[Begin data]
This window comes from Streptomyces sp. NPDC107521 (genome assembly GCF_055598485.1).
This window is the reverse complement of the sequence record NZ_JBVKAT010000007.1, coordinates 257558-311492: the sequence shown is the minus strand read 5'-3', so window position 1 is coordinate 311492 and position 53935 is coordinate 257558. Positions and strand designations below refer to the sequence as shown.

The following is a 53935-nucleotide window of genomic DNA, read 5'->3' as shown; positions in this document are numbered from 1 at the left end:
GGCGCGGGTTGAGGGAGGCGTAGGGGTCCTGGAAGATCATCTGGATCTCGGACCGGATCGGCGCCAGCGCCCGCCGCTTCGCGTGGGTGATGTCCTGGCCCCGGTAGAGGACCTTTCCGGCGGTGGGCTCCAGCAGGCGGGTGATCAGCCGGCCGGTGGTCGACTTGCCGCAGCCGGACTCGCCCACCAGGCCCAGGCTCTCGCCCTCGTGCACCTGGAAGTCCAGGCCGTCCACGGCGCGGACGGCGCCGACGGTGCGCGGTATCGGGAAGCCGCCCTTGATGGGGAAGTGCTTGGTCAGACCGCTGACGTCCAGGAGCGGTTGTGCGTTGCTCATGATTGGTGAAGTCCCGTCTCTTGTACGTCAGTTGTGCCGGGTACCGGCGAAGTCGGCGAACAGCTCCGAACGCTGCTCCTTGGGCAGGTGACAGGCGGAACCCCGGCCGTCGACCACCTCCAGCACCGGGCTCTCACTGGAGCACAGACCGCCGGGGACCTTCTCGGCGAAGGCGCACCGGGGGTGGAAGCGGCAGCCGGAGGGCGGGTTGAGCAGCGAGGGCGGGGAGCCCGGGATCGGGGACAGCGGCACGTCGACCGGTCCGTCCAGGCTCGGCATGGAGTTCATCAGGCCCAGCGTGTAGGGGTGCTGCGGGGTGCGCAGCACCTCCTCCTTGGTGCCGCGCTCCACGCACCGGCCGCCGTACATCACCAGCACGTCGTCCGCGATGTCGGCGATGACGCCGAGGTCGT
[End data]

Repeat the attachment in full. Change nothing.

This window comes from Streptomyces sp. NPDC107521 (genome assembly GCF_055598485.1).
This window is the reverse complement of the sequence record NZ_JBVKAT010000007.1, coordinates 257558-311492: the sequence shown is the minus strand read 5'-3', so window position 1 is coordinate 311492 and position 53935 is coordinate 257558. Positions and strand designations below refer to the sequence as shown.

The following is a 53935-nucleotide window of genomic DNA, read 5'->3' as shown; positions in this document are numbered from 1 at the left end:
GGCGCGGGTTGAGGGAGGCGTAGGGGTCCTGGAAGATCATCTGGATCTCGGACCGGATCGGCGCCAGCGCCCGCCGCTTCGCGTGGGTGATGTCCTGGCCCCGGTAGAGGACCTTTCCGGCGGTGGGCTCCAGCAGGCGGGTGATCAGCCGGCCGGTGGTCGACTTGCCGCAGCCGGACTCGCCCACCAGGCCCAGGCTCTCGCCCTCGTGCACCTGGAAGTCCAGGCCGTCCACGGCGCGGACGGCGCCGACGGTGCGCGGTATCGGGAAGCCGCCCTTGATGGGGAAGTGCTTGGTCAGACCGCTGACGTCCAGGAGCGGTTGTGCGTTGCTCATGATTGGTGAAGTCCCGTCTCTTGTACGTCAGTTGTGCCGGGTACCGGCGAAGTCGGCGAACAGCTCCGAACGCTGCTCCTTGGGCAGGTGACAGGCGGAACCCCGGCCGTCGACCACCTCCAGCACCGGGCTCTCACTGGAGCACAGACCGCCGGGGACCTTCTCGGCGAAGGCGCACCGGGGGTGGAAGCGGCAGCCGGAGGGCGGGTTGAGCAGCGAGGGCGGGGAGCCCGGGATCGGGGACAGCGGCACGTCGACCGGTCCGTCCAGGCTCGGCATGGAGTTCATCAGGCCCAGCGTGTAGGGGTGCTGCGGGGTGCGCAGCACCTCCTCCTTGGTGCCGCGCTCCACGCACCGGCCGCCGTACATCACCAGCACGTCGTCCGCGATGTCGGCGATGACGCCGAGGTCGT